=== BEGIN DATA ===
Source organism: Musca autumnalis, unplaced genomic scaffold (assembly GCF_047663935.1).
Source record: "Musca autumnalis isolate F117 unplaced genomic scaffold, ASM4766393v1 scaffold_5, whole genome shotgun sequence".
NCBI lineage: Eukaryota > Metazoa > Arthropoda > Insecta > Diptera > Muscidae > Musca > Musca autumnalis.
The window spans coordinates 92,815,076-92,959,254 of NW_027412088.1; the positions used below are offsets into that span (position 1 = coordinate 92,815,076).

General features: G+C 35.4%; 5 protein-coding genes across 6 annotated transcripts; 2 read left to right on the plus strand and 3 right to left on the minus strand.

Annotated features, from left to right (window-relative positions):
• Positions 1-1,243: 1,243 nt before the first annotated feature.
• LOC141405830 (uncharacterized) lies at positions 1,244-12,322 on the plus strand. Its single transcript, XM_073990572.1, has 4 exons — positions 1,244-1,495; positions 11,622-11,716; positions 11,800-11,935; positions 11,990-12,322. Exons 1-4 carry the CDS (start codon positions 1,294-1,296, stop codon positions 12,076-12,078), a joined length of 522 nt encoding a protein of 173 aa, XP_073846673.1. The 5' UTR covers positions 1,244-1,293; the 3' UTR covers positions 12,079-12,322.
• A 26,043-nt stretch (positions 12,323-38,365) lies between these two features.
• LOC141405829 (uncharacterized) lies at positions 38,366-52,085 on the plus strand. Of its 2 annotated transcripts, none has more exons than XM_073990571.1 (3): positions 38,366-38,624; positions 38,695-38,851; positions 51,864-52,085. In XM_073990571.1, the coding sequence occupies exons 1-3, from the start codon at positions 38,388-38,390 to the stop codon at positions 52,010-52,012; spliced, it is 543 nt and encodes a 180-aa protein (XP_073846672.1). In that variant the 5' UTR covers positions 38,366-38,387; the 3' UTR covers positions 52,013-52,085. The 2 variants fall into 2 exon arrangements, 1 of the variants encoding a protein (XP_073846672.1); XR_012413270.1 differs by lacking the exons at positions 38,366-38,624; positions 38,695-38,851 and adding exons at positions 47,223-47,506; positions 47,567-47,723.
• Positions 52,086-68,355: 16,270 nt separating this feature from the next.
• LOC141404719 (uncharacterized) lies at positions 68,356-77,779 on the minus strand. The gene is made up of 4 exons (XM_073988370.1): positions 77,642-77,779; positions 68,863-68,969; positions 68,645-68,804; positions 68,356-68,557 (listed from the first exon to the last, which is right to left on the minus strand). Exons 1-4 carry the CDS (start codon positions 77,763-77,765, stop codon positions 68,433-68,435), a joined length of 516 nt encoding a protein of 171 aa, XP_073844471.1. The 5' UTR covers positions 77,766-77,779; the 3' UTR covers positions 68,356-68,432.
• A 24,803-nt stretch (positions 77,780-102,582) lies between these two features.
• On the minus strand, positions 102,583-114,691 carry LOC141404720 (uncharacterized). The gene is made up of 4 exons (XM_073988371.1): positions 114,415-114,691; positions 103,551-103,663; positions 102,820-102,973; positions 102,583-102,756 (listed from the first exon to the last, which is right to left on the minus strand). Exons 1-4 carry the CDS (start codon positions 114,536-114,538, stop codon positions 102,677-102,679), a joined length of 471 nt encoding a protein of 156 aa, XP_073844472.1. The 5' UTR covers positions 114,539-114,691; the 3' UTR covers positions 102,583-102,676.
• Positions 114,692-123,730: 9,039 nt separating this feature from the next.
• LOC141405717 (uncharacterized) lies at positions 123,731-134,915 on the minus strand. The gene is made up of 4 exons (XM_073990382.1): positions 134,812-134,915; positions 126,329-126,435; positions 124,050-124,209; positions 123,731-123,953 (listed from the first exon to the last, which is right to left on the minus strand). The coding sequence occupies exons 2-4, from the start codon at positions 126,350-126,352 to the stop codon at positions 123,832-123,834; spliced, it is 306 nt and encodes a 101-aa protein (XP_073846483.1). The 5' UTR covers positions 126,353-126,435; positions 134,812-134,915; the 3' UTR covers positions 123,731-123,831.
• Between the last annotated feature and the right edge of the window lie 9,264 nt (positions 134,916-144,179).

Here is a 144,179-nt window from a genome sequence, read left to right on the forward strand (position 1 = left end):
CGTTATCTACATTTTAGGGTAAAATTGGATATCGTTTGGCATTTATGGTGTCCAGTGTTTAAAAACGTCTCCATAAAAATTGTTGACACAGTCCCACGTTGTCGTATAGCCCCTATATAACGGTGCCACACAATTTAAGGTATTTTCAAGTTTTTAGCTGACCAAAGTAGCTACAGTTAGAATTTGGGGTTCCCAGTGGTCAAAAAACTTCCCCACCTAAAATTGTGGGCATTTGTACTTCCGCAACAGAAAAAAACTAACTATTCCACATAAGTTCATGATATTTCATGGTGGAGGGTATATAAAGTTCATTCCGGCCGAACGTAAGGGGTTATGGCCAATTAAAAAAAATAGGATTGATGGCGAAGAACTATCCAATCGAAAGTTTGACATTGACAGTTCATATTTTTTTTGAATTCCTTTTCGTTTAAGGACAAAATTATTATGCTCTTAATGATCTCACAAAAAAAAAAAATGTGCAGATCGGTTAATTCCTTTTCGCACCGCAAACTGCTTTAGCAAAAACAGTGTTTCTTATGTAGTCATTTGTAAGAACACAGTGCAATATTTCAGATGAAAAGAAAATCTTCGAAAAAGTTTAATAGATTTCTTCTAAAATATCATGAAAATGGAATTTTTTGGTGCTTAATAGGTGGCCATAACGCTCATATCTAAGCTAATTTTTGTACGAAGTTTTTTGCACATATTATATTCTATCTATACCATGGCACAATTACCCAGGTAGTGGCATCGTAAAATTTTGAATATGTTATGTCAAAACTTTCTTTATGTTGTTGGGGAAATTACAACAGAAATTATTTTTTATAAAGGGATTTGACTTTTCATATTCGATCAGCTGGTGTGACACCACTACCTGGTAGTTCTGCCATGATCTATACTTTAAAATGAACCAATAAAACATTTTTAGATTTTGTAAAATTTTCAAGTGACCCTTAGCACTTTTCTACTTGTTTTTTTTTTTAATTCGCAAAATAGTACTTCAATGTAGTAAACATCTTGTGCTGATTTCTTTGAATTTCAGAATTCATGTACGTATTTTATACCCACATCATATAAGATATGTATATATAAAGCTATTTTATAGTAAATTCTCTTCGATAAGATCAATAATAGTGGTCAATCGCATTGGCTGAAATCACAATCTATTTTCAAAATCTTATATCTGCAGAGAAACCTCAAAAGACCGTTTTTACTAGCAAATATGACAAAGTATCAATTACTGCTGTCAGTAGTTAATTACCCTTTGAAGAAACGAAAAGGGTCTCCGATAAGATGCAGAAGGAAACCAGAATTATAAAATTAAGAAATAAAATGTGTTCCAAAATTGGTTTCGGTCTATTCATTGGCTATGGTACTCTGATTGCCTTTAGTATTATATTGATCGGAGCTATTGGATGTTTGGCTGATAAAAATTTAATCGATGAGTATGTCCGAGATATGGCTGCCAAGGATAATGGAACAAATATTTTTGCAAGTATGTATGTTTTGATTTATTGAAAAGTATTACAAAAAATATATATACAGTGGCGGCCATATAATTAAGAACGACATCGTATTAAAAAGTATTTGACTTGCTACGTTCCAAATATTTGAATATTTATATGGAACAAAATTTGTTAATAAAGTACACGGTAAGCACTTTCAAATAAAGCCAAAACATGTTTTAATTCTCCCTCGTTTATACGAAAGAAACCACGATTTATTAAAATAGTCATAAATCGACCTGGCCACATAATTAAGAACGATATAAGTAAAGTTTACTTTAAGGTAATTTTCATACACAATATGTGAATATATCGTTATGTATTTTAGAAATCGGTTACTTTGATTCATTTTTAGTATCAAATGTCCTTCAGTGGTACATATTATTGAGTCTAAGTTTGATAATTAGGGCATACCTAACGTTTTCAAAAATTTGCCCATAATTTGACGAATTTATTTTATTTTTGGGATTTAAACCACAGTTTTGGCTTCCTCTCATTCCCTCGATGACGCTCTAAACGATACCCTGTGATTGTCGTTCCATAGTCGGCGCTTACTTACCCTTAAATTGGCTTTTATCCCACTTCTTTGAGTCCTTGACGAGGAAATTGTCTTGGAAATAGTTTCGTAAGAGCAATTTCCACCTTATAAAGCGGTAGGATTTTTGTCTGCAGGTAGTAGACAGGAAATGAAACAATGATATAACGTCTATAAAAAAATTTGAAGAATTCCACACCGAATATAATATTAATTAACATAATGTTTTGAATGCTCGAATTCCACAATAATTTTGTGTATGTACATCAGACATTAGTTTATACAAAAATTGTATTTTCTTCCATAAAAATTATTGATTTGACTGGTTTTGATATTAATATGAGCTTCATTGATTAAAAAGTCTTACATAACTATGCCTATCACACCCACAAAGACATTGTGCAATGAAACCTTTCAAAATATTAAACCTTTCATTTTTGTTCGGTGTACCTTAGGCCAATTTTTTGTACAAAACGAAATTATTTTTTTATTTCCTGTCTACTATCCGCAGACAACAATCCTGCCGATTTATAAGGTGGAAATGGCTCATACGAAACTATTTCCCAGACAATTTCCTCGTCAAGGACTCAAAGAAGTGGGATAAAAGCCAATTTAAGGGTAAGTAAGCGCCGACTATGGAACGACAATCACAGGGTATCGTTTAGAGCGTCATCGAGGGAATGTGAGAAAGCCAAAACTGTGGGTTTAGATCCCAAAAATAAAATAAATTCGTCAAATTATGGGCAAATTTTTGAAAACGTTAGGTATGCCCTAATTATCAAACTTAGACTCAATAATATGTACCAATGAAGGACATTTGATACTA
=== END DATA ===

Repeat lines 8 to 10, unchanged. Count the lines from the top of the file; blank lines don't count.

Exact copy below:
• LOC141405830 (uncharacterized) lies at positions 1,244-12,322 on the plus strand. Its single transcript, XM_073990572.1, has 4 exons — positions 1,244-1,495; positions 11,622-11,716; positions 11,800-11,935; positions 11,990-12,322. Exons 1-4 carry the CDS (start codon positions 1,294-1,296, stop codon positions 12,076-12,078), a joined length of 522 nt encoding a protein of 173 aa, XP_073846673.1. The 5' UTR covers positions 1,244-1,293; the 3' UTR covers positions 12,079-12,322.
• A 26,043-nt stretch (positions 12,323-38,365) lies between these two features.
• LOC141405829 (uncharacterized) lies at positions 38,366-52,085 on the plus strand. Of its 2 annotated transcripts, none has more exons than XM_073990571.1 (3): positions 38,366-38,624; positions 38,695-38,851; positions 51,864-52,085. In XM_073990571.1, the coding sequence occupies exons 1-3, from the start codon at positions 38,388-38,390 to the stop codon at positions 52,010-52,012; spliced, it is 543 nt and encodes a 180-aa protein (XP_073846672.1). In that variant the 5' UTR covers positions 38,366-38,387; the 3' UTR covers positions 52,013-52,085. The 2 variants fall into 2 exon arrangements, 1 of the variants encoding a protein (XP_073846672.1); XR_012413270.1 differs by lacking the exons at positions 38,366-38,624; positions 38,695-38,851 and adding exons at positions 47,223-47,506; positions 47,567-47,723.